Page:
Stopping the spraying of glyphosate on Crown (public) lands and waters stands out among the dozens of other pressing environmental issues in New Brunswick. The activist movement to stop spraying the poison has united a broad spectrum of groups and organizations, from hunting and fishing associations to Indigenous protectors of lands and waters.
A petition by the largest activist group on the issue, Stop Spraying New Brunswick (SSNB), has been signed by more than 34,000 citizens. New Brunswickers have organized dozens of public protests over the years demanding an end to glyphosate spraying, including on May Day this year in Saint John outside Irving buildings and most recently on Nov. 19 outside the New Brunswick Legislature, as part of a rally in support of the biologist Rod Cumberland.
As reported in numerous NB Media Co-op stories over the past decade, current forest management practices focus on creating and maintaining large-scale softwood tree plantations in a way that primarily benefits corporate owners and shareholders. The practices require the poison glyphosate to be sprayed to kill off other plant species to make the tree plantations more profitable. The poison harms ecosystems and animals and other species in forests and waterways.
These harmful forestry management practices have been supported by successive Progressive Conservative and Liberal governments. Governments have not only ignored the widespread public concerns about glyphosate spraying but also continued to approve licenses and the use of public funds by forestry corporations to spray the poison on Crown lands. SSNB reported on its website that a freedom of information request found that in 2017 alone, $2,860,000 in public funds were spent on glyphosate spraying in the province.
On Nov. 20, the day after the new Legislature opened this week, leader of the Green Party David Coon tabled a bill to end the practice on Crown lands. The Act to Amend the Crown Lands and Forests Act creates a new section of the Act that bans the aerial spraying of herbicides on Crown land and makes it an offense punishable with a fine of up to $200,000.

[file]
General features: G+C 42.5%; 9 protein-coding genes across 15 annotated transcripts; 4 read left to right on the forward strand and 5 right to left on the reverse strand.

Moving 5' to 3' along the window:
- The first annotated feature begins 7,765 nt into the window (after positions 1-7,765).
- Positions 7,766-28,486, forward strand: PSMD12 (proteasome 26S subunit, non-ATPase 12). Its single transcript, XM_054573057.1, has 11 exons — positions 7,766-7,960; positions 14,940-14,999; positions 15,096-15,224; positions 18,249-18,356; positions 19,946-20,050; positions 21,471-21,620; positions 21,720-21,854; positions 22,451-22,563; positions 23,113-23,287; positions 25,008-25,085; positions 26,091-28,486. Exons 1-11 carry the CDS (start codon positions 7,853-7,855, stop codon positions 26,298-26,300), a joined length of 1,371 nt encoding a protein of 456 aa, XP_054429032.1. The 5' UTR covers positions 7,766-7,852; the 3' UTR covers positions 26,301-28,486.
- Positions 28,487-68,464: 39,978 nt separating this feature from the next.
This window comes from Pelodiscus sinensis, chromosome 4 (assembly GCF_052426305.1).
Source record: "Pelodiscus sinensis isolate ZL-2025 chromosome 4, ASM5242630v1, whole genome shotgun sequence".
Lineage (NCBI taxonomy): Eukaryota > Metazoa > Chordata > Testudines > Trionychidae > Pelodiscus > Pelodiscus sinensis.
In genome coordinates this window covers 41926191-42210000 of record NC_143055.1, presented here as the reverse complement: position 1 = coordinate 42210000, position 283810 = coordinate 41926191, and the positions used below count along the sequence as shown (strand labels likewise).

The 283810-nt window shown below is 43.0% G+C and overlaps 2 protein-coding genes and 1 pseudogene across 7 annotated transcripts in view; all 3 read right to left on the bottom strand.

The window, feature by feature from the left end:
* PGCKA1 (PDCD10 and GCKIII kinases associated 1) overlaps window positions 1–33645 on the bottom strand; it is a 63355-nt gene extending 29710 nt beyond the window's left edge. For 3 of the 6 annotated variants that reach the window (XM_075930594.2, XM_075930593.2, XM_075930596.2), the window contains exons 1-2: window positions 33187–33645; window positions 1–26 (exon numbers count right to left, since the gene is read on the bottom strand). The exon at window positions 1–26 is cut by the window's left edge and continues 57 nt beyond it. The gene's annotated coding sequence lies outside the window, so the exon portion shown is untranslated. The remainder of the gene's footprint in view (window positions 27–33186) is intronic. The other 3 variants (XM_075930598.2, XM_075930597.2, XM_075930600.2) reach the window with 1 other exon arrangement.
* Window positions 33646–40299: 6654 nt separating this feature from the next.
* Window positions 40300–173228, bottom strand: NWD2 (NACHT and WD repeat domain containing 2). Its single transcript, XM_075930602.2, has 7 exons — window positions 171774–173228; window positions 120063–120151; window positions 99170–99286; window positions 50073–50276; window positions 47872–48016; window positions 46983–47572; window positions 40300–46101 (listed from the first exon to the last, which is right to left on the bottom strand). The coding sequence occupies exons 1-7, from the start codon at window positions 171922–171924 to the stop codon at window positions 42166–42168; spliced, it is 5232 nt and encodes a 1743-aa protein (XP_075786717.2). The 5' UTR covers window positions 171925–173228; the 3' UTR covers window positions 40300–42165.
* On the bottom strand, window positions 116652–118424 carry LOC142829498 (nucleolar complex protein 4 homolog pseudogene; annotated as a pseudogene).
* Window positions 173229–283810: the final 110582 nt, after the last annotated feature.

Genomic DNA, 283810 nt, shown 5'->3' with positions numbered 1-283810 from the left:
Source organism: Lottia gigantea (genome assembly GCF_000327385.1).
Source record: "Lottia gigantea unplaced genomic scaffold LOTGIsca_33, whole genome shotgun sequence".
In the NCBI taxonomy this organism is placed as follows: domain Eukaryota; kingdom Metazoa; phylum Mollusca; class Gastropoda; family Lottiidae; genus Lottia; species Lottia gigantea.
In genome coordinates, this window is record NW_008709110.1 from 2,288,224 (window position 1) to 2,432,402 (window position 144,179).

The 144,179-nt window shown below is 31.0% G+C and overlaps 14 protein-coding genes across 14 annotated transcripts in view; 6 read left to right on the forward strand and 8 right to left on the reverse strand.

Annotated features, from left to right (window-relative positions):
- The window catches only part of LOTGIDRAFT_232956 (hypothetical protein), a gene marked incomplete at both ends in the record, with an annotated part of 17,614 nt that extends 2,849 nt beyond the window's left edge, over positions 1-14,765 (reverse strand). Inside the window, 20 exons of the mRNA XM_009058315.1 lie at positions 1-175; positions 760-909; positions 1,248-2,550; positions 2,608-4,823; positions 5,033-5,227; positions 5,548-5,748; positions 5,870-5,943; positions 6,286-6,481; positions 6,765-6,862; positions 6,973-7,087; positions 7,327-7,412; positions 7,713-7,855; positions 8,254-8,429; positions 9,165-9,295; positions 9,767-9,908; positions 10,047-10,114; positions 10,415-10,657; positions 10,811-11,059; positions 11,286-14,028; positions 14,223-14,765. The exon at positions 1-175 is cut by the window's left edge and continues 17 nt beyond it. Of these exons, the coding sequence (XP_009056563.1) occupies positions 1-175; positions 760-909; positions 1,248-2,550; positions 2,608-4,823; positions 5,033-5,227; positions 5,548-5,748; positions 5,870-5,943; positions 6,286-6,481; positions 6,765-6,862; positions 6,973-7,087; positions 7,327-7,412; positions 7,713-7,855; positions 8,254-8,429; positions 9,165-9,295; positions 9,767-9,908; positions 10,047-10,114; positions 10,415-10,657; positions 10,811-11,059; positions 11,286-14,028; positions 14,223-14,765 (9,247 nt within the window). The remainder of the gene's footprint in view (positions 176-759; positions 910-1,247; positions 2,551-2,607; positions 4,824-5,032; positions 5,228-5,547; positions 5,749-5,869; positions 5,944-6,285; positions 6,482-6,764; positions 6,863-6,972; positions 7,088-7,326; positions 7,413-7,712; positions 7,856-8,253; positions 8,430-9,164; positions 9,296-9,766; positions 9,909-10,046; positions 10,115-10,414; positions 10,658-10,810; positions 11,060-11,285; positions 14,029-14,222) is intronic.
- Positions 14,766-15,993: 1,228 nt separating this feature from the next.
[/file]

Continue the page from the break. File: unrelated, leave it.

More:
The bill also defines, for the first time, a herbicide: “a chemical agent or other product or substance registered under the Pest Control Products Act (Canada) that is manufactured, represented or used as a means of destroying, preventing, controlling or mitigating weeds or other plant life.” This clear definition will ensure that not only glyphosate but also all poisons will be included in the ban.
The Green Party bill has two purposes. In addition to the ban on glyphosate spraying, it ensures that New Brunswick mills purchase more wood from private woodlots and that they are fairly compensated.
In a media release about the proposed bill, David Coon noted that the provincial Auditor General recommended in 2015 that private woodlot owners should have fair access to the wood market but the government did not follow the recommendation. “This bill will remedy that by requiring private wood to be purchased through the wood marketing boards and ensuring that private wood makes up a third of the wood consumed by the mills,” says Coon.
Requiring mills to purchase wood from private woodlots will help sustain the economies of rural communities. Coon points out that woodlot owners, “like farmers and fishermen, are essential to the viability of rural economies, but they need to be able to make a reasonable living.”
The previous week, on Nov. 13, SSNB announced that David Coon, Megan Mitton and Kevin Arseneau, the three Green Party MLAs, had signed a pledge committing the politicians to ”take concrete action towards the banning of herbicide spraying on public lands in New Brunswick.” The pledge included raising awareness of the issue, drafting, tabling and debating the bill in the Legislature and working to gain support of the bill among MLAs. Gerald Bourque, leader of KISS party NB also signed the pledge in support of SSNB. No other MLAs or parties in the Legislature have signed the SSNB pledge.
The Green Party is now committed to moving its Act to Amend the Crown Lands and Forests Act through the slow legislative process. Legislation introduced by the opposition parties has only a small window of time to proceed: a few hours every Thursday afternoon when the Legislature is in session. The Official Opposition, the Liberal Party, can take most of the time slots on Thursday afternoons, leaving third parties like the Green Party with little time.
It will be only in January or later in 2020 before David Coon will have the opportunity to give his bill Second Reading, the most important stage in the passage of a bill. At this stage, Coon will present the rationale for his bill and debate its merits with other MLAs. If a majority of MLAs vote in support of the bill, it will pass to Committee for a more detailed review and debate. If it passes that stage and Third Reading, it will move to the final stage, Royal Assent. At that point, the bill becomes law.
David Coon’s bill specifies that it will come into force July 1, 2020, to ensure that it will be in place before the next round of spraying. However that will only happen if a majority of MLAs vote for the bill. In the current minority government situation, that means that the three Green Party MLAs, all the Liberal MLAs, and two of the three People’s Alliance MLAs must support it. If the Liberals support it but the People’s Alliance do not, the bill will not pass.
Susan O’Donnell is the research lead for the RAVEN project at the University of New Brunswick and a member of the NB Media Co-op editorial board.